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In this pathbreaking study, I. Michael Aronson offers a closely argued and many-faceted reinterpretation of Russian anti-Semitism and tsarist nationalities policy. He examines, and refutes, the widely held belief that the anti-Jewish pogroms in Russia in 1881 were a result of a conspiracy supported by the tsarist government or circles close to it, investigating claims and counterclaims about what happened during that fateful year and guiding the reader through a maze of events and decades of subsequent interpretations. Although the pogroms are treated within the context of Russian history, Aronson's analysis has significance for Jewish studies as well. When the Russian government adopted reactionary and repressive policies, Jews began to seek new solutions to the problems that plagued them: massive numbers emigrated to the United States; other turned to revolutionary socialism; still others were attracted to Zionism and supported the creation of the state of Israel.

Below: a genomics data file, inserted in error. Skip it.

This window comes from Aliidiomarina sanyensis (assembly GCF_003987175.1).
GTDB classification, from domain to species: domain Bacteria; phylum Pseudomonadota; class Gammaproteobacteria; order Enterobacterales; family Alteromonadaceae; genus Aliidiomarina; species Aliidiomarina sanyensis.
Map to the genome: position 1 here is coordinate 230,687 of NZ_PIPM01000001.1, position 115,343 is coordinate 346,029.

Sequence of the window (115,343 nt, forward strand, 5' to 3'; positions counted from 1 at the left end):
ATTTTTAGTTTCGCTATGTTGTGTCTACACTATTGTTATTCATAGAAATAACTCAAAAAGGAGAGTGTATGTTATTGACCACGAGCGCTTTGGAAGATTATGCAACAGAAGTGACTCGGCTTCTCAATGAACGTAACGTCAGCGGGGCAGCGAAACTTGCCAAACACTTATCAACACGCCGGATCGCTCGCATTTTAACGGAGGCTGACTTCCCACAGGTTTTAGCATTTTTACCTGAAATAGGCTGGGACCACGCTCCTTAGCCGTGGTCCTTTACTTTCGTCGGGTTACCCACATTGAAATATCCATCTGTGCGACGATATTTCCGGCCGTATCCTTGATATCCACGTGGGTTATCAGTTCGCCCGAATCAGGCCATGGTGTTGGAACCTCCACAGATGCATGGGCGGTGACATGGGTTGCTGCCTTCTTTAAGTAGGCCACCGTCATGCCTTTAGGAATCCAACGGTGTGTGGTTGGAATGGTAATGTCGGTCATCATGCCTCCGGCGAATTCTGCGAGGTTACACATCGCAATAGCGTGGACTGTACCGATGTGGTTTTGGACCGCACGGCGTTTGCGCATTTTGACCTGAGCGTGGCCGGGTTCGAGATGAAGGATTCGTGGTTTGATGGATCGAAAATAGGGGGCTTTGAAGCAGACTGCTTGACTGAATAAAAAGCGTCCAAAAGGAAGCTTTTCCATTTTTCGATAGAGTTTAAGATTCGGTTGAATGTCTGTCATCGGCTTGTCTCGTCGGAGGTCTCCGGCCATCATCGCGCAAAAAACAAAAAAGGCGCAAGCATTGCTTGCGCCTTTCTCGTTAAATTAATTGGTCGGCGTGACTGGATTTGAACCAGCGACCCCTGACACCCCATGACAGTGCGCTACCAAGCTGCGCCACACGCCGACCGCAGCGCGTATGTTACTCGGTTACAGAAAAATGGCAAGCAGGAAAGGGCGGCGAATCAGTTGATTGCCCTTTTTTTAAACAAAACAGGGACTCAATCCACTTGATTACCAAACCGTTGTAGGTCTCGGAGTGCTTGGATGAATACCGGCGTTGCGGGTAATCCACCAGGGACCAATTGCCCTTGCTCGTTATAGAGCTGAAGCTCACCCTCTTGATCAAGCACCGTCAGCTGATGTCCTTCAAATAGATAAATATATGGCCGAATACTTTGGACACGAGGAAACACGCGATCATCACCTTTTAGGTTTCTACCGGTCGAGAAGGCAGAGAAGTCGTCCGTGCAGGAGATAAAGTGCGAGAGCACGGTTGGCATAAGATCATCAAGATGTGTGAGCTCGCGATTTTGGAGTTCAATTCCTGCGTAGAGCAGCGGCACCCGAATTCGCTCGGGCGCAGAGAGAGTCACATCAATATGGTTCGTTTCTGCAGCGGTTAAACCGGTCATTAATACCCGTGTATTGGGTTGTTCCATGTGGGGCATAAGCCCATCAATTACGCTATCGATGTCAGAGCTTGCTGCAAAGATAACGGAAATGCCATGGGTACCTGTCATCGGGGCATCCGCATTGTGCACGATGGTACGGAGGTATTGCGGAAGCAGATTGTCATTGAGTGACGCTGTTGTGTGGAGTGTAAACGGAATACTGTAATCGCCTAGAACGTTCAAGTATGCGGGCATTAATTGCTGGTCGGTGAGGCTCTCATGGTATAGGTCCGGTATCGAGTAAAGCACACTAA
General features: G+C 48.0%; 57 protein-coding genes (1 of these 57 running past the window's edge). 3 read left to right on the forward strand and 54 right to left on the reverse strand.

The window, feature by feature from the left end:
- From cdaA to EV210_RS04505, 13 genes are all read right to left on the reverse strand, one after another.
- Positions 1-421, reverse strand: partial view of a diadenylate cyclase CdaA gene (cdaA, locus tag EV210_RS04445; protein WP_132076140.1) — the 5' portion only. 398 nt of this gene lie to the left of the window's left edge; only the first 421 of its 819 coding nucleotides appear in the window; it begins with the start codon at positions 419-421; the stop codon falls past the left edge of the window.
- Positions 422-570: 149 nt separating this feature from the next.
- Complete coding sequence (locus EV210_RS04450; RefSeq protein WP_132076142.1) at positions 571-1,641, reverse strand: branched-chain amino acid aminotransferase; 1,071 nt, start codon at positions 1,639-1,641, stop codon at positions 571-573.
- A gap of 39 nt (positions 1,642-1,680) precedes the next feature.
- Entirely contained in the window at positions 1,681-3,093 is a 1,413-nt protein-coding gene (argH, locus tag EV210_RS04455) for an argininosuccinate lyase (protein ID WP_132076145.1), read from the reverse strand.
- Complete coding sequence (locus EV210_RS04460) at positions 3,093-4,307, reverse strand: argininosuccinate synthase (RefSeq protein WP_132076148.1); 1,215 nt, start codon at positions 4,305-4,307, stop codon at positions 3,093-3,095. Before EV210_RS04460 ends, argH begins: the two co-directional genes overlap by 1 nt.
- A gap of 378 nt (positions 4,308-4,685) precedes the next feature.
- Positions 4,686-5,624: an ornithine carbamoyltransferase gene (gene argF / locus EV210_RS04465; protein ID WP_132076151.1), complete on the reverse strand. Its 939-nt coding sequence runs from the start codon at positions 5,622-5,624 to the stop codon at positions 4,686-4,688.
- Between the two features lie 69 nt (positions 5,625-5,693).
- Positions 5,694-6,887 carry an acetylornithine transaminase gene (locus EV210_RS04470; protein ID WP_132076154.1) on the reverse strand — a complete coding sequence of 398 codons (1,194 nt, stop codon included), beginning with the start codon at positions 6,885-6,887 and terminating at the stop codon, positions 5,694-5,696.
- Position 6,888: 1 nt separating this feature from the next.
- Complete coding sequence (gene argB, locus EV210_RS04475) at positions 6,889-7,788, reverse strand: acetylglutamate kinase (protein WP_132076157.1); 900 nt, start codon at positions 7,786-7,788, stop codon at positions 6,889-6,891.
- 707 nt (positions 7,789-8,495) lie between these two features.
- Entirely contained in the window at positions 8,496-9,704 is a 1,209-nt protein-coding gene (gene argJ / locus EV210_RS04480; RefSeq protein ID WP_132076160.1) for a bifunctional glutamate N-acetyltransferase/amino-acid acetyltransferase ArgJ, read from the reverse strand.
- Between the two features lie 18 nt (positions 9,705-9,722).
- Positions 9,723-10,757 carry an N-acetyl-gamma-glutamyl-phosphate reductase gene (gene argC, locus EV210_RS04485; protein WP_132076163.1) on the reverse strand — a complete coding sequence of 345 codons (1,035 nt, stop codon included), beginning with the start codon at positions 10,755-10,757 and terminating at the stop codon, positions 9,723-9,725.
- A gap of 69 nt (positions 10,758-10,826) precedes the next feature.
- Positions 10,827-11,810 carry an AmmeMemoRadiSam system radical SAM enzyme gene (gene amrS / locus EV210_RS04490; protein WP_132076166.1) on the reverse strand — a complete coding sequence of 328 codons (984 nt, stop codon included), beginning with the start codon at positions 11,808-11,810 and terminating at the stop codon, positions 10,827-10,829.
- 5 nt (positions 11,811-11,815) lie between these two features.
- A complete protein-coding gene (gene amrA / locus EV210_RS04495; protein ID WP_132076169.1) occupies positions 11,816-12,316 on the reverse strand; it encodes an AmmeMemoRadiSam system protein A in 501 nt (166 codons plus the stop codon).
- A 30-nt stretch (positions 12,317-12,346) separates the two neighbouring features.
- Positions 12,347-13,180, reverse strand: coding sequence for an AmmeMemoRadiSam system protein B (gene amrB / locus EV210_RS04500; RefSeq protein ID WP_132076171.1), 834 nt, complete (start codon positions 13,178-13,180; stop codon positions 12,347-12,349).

|Publication date:||15th December 1990|
|Publisher:||University of Pittsburgh Press|
|Format:||Paperback / softback|
I. Michael Aronson (Ph.D., Northwestern University) is a professional writer and translator in Israel.More About Aronson